• A Confession

  • By: Leo Tolstoy
  • Narrated by: Simon Vance
  • Length: 2 hrs and 25 mins
  • 4.7 out of 5 stars (292 ratings)

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A Confession

By: Leo Tolstoy
Narrated by: Simon Vance
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Publisher's Summary

At this time I began to write, from vanity, greed, and pride. In my writings I did exactly as in life. In order to possess the glory and the wealth for whose sake I wrote, it was necessary to conceal the good, and to display the bad. And so I did.

Tolstoy’s autobiographical essay is a dissection of his soul, a study of his life’s movement away from the religious certainties of youth, and a vital piece of reading which contextualizes the great works he is best known for. Marking the point at which his life moved from the worldly to the spiritual, Tolstoy’s philosophical reassessment of the Orthodox faith is a work that holds vital spiritual and intellectual importance to this very day.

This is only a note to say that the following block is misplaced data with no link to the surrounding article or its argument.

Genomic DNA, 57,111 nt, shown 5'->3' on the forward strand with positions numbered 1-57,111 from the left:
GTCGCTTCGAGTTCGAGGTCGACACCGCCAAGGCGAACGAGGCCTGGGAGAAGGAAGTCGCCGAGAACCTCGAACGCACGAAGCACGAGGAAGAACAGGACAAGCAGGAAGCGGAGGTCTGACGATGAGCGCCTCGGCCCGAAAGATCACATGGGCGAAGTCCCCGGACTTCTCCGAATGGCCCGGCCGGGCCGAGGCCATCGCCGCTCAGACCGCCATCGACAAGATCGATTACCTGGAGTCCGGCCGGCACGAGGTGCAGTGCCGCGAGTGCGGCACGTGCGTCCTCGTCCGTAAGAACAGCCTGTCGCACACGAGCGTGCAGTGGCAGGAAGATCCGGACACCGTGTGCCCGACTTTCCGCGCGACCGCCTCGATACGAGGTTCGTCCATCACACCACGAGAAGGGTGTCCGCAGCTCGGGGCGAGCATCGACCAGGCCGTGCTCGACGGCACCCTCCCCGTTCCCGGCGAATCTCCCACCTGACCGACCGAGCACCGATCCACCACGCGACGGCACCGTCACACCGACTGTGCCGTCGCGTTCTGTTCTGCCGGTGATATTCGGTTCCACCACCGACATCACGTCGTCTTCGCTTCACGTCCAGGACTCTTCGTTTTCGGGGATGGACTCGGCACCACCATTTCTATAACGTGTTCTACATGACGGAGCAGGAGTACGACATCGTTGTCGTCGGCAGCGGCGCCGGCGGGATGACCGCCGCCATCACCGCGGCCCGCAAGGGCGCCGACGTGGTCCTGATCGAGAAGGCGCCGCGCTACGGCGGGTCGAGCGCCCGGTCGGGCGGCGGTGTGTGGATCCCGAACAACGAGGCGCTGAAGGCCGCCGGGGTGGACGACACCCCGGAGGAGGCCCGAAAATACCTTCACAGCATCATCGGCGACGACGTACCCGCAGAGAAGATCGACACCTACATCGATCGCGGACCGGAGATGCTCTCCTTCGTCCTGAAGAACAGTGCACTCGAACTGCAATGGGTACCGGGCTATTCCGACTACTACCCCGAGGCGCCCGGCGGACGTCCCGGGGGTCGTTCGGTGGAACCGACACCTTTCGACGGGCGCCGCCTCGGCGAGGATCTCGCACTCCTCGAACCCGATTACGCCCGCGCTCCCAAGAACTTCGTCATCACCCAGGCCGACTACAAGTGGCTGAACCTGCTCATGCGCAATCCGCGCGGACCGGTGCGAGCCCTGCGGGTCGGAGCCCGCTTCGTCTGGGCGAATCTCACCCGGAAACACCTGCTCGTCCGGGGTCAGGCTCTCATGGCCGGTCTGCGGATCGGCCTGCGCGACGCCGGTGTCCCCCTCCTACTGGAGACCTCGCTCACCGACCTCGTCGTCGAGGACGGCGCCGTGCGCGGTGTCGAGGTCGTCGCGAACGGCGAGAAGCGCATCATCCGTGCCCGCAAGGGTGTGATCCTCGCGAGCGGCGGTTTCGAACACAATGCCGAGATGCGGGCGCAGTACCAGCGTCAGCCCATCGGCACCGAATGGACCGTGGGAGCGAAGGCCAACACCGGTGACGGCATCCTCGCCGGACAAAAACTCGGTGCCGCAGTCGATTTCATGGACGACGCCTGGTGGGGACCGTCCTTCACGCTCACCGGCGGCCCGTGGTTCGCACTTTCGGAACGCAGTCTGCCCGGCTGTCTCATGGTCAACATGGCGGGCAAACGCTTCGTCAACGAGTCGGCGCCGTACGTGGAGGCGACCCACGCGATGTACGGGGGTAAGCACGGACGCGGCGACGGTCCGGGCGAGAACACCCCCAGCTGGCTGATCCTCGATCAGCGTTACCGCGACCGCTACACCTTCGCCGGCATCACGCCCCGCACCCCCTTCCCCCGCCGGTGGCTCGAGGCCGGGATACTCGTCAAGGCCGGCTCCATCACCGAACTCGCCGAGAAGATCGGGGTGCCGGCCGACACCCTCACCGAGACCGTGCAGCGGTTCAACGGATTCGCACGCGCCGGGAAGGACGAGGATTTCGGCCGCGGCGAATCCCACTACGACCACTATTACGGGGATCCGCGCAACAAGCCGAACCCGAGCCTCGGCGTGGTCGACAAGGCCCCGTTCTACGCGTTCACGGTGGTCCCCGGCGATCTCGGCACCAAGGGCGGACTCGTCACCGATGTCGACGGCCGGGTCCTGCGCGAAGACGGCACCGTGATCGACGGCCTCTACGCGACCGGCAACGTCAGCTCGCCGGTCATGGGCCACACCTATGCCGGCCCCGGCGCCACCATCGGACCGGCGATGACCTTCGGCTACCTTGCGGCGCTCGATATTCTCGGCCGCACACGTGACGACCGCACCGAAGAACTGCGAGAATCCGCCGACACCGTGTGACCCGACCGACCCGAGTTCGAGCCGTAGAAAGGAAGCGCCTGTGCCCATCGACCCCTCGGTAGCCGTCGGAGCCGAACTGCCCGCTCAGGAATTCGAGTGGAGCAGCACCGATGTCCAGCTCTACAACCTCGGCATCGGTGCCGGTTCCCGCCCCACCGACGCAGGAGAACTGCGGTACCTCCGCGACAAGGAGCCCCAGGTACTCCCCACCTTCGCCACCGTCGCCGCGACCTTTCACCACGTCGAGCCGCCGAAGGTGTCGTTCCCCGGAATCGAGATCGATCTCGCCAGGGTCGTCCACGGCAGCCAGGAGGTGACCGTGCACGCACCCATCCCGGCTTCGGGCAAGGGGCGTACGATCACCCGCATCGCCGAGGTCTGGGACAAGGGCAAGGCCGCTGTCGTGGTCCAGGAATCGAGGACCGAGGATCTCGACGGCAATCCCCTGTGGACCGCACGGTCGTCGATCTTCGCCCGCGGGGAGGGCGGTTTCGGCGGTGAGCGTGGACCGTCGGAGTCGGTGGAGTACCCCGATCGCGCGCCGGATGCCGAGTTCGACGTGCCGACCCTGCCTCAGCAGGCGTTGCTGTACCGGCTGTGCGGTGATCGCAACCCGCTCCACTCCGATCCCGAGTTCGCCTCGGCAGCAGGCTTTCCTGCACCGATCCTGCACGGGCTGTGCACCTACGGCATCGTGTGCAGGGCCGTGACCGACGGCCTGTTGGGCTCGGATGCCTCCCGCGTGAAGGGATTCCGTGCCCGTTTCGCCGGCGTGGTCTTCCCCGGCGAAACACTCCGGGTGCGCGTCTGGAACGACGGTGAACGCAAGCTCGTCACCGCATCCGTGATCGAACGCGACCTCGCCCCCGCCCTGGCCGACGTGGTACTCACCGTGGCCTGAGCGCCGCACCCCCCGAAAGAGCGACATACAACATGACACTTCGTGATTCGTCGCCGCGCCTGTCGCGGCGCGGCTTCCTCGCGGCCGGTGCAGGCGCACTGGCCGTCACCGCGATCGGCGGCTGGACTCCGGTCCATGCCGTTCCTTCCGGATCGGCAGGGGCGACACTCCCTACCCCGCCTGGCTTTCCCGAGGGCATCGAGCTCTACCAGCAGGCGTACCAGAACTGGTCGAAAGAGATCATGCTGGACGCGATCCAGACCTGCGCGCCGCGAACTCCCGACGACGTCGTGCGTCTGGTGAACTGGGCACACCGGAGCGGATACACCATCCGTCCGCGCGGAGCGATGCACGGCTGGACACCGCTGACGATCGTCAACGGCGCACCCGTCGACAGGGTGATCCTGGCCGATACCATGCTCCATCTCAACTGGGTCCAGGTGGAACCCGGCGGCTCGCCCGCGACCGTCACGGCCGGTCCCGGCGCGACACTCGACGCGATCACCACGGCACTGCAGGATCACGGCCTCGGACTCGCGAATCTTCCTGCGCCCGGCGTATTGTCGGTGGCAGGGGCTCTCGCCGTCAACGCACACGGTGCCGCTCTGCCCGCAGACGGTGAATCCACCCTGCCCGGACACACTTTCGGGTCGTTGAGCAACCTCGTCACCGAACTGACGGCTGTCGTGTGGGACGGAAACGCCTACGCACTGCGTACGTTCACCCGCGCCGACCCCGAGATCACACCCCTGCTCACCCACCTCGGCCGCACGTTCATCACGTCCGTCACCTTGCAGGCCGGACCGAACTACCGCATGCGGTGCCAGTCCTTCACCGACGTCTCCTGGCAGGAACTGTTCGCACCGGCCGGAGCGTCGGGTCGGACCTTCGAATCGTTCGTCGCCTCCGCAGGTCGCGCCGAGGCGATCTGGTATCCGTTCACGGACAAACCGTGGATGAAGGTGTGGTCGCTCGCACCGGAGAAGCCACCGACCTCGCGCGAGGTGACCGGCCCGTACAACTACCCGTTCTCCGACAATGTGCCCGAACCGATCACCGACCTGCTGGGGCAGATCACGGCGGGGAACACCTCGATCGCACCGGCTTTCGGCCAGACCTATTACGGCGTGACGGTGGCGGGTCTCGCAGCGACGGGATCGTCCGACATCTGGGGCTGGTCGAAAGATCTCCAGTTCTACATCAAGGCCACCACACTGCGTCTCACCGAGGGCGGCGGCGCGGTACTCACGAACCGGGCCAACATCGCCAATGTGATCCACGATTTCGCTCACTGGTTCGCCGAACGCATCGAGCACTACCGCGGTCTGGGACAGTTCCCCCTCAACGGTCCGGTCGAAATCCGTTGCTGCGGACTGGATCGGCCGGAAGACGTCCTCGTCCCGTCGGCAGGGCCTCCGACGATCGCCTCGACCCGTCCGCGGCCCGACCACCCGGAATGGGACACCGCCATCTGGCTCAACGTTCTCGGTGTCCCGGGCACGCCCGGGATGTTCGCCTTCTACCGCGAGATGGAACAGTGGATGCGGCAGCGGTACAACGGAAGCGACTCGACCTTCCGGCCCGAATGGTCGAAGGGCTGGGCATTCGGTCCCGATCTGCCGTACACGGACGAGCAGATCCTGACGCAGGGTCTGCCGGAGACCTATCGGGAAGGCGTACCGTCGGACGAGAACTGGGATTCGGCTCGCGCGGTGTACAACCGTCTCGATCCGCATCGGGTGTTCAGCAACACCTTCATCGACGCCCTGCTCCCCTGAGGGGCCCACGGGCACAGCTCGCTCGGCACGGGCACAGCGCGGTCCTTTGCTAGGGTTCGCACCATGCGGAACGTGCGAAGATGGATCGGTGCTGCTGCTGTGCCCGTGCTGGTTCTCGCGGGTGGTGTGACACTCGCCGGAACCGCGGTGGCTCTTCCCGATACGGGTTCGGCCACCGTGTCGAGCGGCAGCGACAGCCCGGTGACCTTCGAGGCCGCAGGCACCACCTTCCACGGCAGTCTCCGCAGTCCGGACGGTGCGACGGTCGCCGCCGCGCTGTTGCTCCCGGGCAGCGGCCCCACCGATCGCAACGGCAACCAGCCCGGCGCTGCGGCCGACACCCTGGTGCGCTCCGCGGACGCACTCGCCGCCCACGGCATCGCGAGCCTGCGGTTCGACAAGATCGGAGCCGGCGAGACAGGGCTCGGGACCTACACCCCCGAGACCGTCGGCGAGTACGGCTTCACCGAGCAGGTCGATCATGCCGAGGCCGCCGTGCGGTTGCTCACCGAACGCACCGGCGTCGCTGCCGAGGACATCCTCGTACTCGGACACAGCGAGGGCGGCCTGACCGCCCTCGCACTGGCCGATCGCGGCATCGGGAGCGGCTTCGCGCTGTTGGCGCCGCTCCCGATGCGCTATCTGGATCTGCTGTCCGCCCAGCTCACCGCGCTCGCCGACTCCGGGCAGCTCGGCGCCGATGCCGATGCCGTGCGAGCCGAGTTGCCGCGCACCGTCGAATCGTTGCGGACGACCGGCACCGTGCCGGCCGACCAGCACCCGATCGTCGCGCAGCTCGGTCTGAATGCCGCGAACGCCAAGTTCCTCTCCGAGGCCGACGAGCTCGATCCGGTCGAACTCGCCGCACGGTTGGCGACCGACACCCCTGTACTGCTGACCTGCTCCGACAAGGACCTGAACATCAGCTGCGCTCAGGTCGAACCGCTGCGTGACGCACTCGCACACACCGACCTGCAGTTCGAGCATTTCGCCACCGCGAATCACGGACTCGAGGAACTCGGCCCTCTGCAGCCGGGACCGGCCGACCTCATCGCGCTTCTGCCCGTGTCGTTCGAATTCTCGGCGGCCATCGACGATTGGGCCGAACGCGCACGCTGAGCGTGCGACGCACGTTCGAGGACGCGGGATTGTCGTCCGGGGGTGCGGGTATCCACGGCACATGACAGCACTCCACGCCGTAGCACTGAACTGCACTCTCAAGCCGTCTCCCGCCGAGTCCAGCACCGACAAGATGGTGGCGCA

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What listeners say about A Confession

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Wow

The overall experience was more valuable than I expected, I highly recommend this to everyone!

6 people found this helpful

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Makes you feel a little less alone in the world.

I listened to this book in one sitting. Couldnt turn it off. This book is one of the rare books you will listen to and it will make you noticebly feel better about life and the strange world we live in.
Definitely a book any man that is going through existential problems in life should read. It will help you realize that (at least it did me) that you are far from alone in the world.
If you are going through existential crisis or struggling with the hard questions in life you will find a kindred spirit in this great mind.

5 people found this helpful

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In the end all that matters is truth.

We all struggle with our humanity and our morality, Leo Tolstoy is no exception to the laws of nature and of God.